Christianity says that suffering came from God. If this is the case, then God becomes the root of the suffering and in order to be free forever from suffering, then wouldn’t it be better to eliminate God? Wouldn’t it be better that God didn’t exist? If you think like this then you may attempt to destroy God, make him nonexistent, but there is no way to destroy God as God cannot be destroyed, God is inherently existent.
My other big question is, if God created the world, then didn’t God also create suffering? Wouldn’t it have been better if God hadn’t created the world at all? Adam ate the apple and then suffering started. Didn’t God create the apple and also Adam? If God did not create the apple and Adam, then there would not be any suffering.
We can go through more analysis.
What is God? The ultimate nature of phenomena is emptiness. Emptiness is not God. The nature of phenomena, which are impermanent, is not God. The nature of phenomena is not God; phenomena are not God.
Does God have mind or not? Does God have compassion for sentient beings or not? If God has compassion for sentient beings, who are suffering, then God has mind. If God has mind, then God is a living being. Then where is God?
Regarding the second noble truth, the true cause of suffering, in Buddhism, suffering comes from the mind, not from God or Buddha. Suffering comes from the mind but not from renunciation, bodhichitta and right view; suffering does not come from wisdom. Wisdom knows Dharma and ultimate wisdom, which realizes emptiness. This wisdom can be developed to directly realize that all phenomena are empty.
Suffering comes from ignorance. What is ignorance? Not perceiving the “I” and the aggregates to be empty, as they are empty. Suffering comes from believing them to be truly existent. Suffering does not come from generating compassion for sentient beings; compassion helps to eliminate suffering.
ULTIMATE WISDOM causes us to be free from samsara, from continuously taking birth with defiled aggregates. COMPASSION for suffering sentient beings causes us to be free from liberation for ourselves alone, to not get caught in liberation for ourselves. With wisdom and compassion together, we are able to achieve enlightenment, which means ceasing the gross and subtle defilements and achieving full enlightenment.
The true cause of suffering is karma and delusion. In Buddhism, all suffering comes from our own mind. Therefore, the most important thing is to cease karma and delusion, including their seed. This is liberation, ultimate happiness, the total cessation of suffering and the cause of suffering, which is karma and delusion. This is nirvana, everlasting happiness, and in Buddhism we are able to achieve this.
What makes it possible to achieve liberation is explained by the fourth noble truth, the true path, which is the wisdom directly perceiving emptiness, directly ceasing the cause of suffering, the delusions. This is why it is so important to learn the Madhyamaka teachings, the teachings on emptiness only, which is the ultimate nature of phenomena. These teachings explain how things are empty in reality. Everything that appears to us is a hallucination. What we believe is real is actually wrong belief, not right belief. Right belief is that everything is empty, and while everything is empty, it exists in mere name, merely labeled by the mind. That is right belief. While everything exists in mere name, merely labeled by the mind, everything is totally empty from its own side; nothing exists from its own side, it is totally empty. That is why the phenomena that exist are unified in emptiness and dependent arising. That is the way they exist and that is how the “I” exists.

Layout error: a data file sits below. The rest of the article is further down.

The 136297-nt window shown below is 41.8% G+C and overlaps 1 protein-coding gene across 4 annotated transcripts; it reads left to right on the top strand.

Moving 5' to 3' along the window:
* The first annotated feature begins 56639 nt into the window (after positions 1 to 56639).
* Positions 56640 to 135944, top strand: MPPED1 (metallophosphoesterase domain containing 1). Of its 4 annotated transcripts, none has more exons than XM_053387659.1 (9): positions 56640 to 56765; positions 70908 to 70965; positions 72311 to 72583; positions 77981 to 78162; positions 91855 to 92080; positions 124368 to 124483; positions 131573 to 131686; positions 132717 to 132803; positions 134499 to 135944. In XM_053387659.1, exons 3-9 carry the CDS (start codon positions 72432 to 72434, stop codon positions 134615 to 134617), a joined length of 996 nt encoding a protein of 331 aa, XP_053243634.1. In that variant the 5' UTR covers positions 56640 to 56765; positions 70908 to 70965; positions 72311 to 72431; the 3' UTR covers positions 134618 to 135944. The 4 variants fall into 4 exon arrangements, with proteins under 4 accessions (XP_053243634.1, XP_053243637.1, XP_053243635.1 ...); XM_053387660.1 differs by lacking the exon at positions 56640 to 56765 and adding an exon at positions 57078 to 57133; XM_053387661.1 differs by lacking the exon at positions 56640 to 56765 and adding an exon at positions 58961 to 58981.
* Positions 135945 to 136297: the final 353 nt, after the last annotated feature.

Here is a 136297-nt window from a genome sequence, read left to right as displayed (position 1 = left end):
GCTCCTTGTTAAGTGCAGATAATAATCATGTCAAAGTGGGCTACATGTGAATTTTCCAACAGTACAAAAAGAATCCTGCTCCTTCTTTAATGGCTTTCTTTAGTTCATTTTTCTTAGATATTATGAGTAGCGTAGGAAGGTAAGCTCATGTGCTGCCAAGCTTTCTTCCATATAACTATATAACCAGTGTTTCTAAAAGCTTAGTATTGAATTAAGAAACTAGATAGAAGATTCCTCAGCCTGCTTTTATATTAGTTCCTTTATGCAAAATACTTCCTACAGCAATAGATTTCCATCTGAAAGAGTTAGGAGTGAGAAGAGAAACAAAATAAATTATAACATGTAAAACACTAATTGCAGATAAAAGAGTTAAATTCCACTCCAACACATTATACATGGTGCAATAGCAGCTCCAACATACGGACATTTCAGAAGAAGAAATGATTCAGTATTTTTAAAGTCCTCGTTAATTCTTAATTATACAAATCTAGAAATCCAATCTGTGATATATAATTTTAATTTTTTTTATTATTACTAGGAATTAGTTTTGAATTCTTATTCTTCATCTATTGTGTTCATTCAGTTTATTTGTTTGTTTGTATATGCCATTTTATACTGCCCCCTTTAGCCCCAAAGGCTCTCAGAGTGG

Besides realizing this, we also need full renunciation of samsara in order to achieve ultimate liberation.
Here is a quote from Panchen Losang Chökyi Gyaltsen, who was like the sun shining on this earth and wrote many sutra and tantra teachings and benefited the Buddha’s teachings and sentient beings like the sky:
The way of reflecting on the hundreds1 of shortcomings of samsara:
Even though many beings are frightened by suffering of suffering,
And wish to be free from it, even the animals want this.
His Holiness the Dalai Lama said:
Suffering that you know is suffering,
And having the wish to be free from this,
Even animals have this wish.
For example, if you threaten a dog with a stick the dog runs away because the dog knows you’re going to hit him and he will have pain. This is because the dog has experienced it in the past and suffered. The dog is frightened, thinking he will suffer, so he runs away. When a dog is hungry he runs to look for food because he knows the suffering of hunger and wishes to be free from that. This shows how even animals are frightened of the suffering of suffering.
Even the outer beings2 have renunciation
Of deluded happy feelings.
His Holiness the Dalai Lama says that there are enlightened happy feelings that buddhas have. Also eighth, ninth and tenth bhumi bodhisattva have happy feelings of liberation from samsara. Also arhats, who have achieved lower nirvana, have the happy feelings of liberation from samsara. So these are happy feelings that we should try to achieve.
Any other kind of delusional happy feeling comes from the root of suffering, ignorance. All those happy feelings that we experience numberless times with our aggregates are completely under the control of karma and delusion. The root of that delusion is ignorance.
The second suffering of samsara is the suffering of change. Even outer beings (mutekpa) recognize the suffering of change and the deluded happy feeling, which is actually suffering.